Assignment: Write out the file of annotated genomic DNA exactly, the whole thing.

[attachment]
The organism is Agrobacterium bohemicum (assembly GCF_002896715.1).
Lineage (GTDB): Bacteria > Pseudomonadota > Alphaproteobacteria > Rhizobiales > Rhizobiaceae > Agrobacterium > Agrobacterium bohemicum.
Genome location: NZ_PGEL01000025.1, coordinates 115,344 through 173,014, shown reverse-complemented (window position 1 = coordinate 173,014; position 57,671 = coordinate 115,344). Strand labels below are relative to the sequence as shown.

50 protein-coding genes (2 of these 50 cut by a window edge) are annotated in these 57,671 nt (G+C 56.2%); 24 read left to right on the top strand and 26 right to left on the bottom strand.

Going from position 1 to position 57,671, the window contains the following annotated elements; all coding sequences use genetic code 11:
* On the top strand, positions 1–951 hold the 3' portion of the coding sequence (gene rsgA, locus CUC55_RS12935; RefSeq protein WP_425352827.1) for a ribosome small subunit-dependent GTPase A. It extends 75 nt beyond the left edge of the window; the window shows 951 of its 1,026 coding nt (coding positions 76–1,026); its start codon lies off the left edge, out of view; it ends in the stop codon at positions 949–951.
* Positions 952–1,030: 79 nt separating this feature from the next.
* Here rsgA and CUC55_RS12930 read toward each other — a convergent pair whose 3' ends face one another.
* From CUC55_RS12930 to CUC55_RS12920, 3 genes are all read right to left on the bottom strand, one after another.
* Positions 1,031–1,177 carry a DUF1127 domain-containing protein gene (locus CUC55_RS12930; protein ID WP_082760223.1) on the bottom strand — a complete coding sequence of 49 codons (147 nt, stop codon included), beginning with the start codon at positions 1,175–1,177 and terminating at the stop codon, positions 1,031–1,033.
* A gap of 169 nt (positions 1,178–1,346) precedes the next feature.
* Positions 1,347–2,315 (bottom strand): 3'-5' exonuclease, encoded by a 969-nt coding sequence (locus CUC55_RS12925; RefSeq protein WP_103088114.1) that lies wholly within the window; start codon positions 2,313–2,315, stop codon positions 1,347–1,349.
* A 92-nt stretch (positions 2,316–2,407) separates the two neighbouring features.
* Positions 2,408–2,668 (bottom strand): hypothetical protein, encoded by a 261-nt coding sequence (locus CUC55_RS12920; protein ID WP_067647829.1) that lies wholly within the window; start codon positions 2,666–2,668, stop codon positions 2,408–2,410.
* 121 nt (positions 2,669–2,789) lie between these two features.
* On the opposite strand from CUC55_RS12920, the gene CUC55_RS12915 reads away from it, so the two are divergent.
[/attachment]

The organism is Agrobacterium bohemicum (assembly GCF_002896715.1).
Lineage (GTDB): Bacteria > Pseudomonadota > Alphaproteobacteria > Rhizobiales > Rhizobiaceae > Agrobacterium > Agrobacterium bohemicum.
Genome location: NZ_PGEL01000025.1, coordinates 115,344 through 173,014, shown reverse-complemented (window position 1 = coordinate 173,014; position 57,671 = coordinate 115,344). Strand labels below are relative to the sequence as shown.

50 protein-coding genes (2 of these 50 cut by a window edge) are annotated in these 57,671 nt (G+C 56.2%); 24 read left to right on the top strand and 26 right to left on the bottom strand.

Going from position 1 to position 57,671, the window contains the following annotated elements; all coding sequences use genetic code 11:
* On the top strand, positions 1–951 hold the 3' portion of the coding sequence (gene rsgA, locus CUC55_RS12935; RefSeq protein WP_425352827.1) for a ribosome small subunit-dependent GTPase A. It extends 75 nt beyond the left edge of the window; the window shows 951 of its 1,026 coding nt (coding positions 76–1,026); its start codon lies off the left edge, out of view; it ends in the stop codon at positions 949–951.
* Positions 952–1,030: 79 nt separating this feature from the next.
* Here rsgA and CUC55_RS12930 read toward each other — a convergent pair whose 3' ends face one another.
* From CUC55_RS12930 to CUC55_RS12920, 3 genes are all read right to left on the bottom strand, one after another.
* Positions 1,031–1,177 carry a DUF1127 domain-containing protein gene (locus CUC55_RS12930; protein ID WP_082760223.1) on the bottom strand — a complete coding sequence of 49 codons (147 nt, stop codon included), beginning with the start codon at positions 1,175–1,177 and terminating at the stop codon, positions 1,031–1,033.
* A gap of 169 nt (positions 1,178–1,346) precedes the next feature.
* Positions 1,347–2,315 (bottom strand): 3'-5' exonuclease, encoded by a 969-nt coding sequence (locus CUC55_RS12925; RefSeq protein WP_103088114.1) that lies wholly within the window; start codon positions 2,313–2,315, stop codon positions 1,347–1,349.
* A 92-nt stretch (positions 2,316–2,407) separates the two neighbouring features.
* Positions 2,408–2,668 (bottom strand): hypothetical protein, encoded by a 261-nt coding sequence (locus CUC55_RS12920; protein ID WP_067647829.1) that lies wholly within the window; start codon positions 2,666–2,668, stop codon positions 2,408–2,410.
* 121 nt (positions 2,669–2,789) lie between these two features.
* On the opposite strand from CUC55_RS12920, the gene CUC55_RS12915 reads away from it, so the two are divergent.